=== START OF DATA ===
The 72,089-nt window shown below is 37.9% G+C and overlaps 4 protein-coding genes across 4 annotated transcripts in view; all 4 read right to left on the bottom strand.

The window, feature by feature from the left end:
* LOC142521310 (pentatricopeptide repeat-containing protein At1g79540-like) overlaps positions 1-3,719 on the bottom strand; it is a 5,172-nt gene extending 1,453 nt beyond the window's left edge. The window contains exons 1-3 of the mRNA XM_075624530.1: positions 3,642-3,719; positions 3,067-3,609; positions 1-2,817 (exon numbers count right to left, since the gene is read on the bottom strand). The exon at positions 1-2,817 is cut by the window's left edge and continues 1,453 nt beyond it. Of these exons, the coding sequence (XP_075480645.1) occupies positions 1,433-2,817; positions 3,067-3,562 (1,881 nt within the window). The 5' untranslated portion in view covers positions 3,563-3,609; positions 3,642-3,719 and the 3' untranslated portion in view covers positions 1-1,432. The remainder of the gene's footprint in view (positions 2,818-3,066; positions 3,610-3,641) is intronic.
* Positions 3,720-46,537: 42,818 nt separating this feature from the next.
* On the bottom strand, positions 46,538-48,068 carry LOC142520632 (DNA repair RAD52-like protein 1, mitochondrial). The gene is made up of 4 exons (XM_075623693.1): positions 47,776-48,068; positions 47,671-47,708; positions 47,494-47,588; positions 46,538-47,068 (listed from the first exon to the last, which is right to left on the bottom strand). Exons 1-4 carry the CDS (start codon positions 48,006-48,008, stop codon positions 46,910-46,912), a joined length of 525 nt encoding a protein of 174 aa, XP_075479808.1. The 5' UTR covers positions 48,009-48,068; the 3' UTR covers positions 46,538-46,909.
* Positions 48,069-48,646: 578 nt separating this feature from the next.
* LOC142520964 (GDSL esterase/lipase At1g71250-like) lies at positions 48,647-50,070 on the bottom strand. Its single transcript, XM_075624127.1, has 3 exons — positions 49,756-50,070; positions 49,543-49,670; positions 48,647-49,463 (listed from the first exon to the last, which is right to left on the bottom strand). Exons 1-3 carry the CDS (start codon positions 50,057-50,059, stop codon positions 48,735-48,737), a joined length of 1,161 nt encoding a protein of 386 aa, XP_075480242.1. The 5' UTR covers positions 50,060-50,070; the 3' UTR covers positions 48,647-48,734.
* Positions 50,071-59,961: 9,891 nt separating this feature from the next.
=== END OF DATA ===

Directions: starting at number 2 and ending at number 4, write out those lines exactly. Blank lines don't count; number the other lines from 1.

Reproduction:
The window, feature by feature from the left end:
* LOC142521310 (pentatricopeptide repeat-containing protein At1g79540-like) overlaps positions 1-3,719 on the bottom strand; it is a 5,172-nt gene extending 1,453 nt beyond the window's left edge. The window contains exons 1-3 of the mRNA XM_075624530.1: positions 3,642-3,719; positions 3,067-3,609; positions 1-2,817 (exon numbers count right to left, since the gene is read on the bottom strand). The exon at positions 1-2,817 is cut by the window's left edge and continues 1,453 nt beyond it. Of these exons, the coding sequence (XP_075480645.1) occupies positions 1,433-2,817; positions 3,067-3,562 (1,881 nt within the window). The 5' untranslated portion in view covers positions 3,563-3,609; positions 3,642-3,719 and the 3' untranslated portion in view covers positions 1-1,432. The remainder of the gene's footprint in view (positions 2,818-3,066; positions 3,610-3,641) is intronic.
* Positions 3,720-46,537: 42,818 nt separating this feature from the next.